Friday, November 02, 2007

Gray vistas

A friend has been reading John Gray lately, and has told me the book he was reading, while generally unremarkable, is also full of statements that are either fatuous or just plain wrong. An academic, I was told, should be ashamed of writing such things. Until today I hadn't read anything by Gray but wood s lot links to his review of a biography of John Cowper Powys, who has, he says, "an intensity reminiscent of Proust".
As in Proust, Powys's central protagonists are introverted, almost solipsistic figures, who find relief from the sense of being 'contingent, mediocre, mortal' in sudden epiphanies, which they try to preserve in memory. However, whereas Proust's epiphanies occur always indoors in a self-enclosed human world, Powys's were found in the open fields and coastal vistas of his native Dorset - a more-than-human landscape that frames his greatest novels.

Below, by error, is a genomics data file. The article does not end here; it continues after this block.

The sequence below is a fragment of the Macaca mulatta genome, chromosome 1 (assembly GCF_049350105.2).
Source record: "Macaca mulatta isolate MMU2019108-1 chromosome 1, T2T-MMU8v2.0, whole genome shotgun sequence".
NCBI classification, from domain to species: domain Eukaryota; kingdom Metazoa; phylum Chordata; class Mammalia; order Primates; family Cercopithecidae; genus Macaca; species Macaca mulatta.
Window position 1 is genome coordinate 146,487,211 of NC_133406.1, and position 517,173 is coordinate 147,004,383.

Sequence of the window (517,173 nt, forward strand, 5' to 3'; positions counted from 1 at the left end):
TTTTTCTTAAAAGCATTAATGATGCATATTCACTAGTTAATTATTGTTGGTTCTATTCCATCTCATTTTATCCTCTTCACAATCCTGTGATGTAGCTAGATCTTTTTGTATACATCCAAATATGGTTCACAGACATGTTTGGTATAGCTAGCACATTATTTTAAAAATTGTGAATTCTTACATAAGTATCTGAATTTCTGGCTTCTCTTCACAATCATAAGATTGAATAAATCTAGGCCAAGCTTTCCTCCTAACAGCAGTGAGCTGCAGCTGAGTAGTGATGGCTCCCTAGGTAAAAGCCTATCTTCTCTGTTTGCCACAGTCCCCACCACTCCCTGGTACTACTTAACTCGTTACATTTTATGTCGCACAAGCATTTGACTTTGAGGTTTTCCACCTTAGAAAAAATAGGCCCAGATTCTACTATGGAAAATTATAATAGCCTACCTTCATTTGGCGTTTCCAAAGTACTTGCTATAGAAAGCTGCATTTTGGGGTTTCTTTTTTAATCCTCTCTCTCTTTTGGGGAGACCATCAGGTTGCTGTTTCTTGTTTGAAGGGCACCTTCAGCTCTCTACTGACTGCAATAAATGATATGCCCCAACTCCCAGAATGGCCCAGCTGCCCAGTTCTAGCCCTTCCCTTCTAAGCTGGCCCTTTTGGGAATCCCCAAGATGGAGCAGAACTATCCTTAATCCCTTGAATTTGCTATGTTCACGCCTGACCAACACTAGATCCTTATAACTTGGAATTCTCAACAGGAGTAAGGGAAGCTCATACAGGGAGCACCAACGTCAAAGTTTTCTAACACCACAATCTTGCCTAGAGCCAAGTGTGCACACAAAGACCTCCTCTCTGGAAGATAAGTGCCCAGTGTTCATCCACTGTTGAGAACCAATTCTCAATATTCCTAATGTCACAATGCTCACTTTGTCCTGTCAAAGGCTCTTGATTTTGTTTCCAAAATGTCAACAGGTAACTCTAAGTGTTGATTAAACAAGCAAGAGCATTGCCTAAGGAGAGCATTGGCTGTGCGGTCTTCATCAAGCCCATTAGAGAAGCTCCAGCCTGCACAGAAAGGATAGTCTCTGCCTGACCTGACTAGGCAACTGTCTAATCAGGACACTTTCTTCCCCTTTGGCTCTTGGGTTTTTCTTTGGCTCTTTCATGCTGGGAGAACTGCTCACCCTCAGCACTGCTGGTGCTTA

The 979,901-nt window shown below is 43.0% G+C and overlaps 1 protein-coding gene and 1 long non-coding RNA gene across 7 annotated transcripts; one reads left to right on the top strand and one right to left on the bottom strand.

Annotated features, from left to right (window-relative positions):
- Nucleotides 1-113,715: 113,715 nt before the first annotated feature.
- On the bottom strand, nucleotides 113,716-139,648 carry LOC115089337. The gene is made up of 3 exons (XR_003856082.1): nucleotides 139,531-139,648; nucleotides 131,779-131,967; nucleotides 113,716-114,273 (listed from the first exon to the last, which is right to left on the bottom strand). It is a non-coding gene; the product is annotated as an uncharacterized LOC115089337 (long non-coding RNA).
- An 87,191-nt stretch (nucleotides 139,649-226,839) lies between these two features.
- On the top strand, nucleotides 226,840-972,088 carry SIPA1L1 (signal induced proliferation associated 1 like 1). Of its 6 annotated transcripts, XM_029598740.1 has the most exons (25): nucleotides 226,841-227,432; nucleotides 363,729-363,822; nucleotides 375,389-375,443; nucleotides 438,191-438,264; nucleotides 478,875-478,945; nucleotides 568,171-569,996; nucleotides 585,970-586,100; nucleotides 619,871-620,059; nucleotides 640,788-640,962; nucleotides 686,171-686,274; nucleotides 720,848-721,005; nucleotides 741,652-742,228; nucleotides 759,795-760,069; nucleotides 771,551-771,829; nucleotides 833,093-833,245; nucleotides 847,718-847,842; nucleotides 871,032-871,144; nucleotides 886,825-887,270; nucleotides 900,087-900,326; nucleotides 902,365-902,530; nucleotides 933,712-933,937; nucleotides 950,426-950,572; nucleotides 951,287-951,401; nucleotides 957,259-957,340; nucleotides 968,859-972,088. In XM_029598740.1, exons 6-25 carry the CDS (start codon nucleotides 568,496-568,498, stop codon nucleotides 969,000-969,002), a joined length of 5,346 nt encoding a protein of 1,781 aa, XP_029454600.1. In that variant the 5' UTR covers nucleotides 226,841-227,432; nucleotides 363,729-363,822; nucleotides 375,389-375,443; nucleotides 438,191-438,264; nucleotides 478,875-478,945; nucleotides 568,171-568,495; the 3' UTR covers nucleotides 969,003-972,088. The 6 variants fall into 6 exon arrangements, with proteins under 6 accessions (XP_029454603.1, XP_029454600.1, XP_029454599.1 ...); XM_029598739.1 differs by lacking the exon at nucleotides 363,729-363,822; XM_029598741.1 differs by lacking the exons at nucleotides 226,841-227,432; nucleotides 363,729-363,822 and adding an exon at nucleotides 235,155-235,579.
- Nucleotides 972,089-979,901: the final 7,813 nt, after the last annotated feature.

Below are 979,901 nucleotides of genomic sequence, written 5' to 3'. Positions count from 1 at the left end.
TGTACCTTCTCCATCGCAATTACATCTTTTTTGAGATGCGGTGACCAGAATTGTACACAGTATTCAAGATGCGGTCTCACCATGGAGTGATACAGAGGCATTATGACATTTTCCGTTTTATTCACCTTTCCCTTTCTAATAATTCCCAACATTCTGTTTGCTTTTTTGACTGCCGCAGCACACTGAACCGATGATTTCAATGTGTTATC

So, we can only assume the car that nearly knocks Marcel down in the Guermantes' courtyard, causing him to step back sharply on the uneven paving-stones and to experience another epiphany, was driving indoors.


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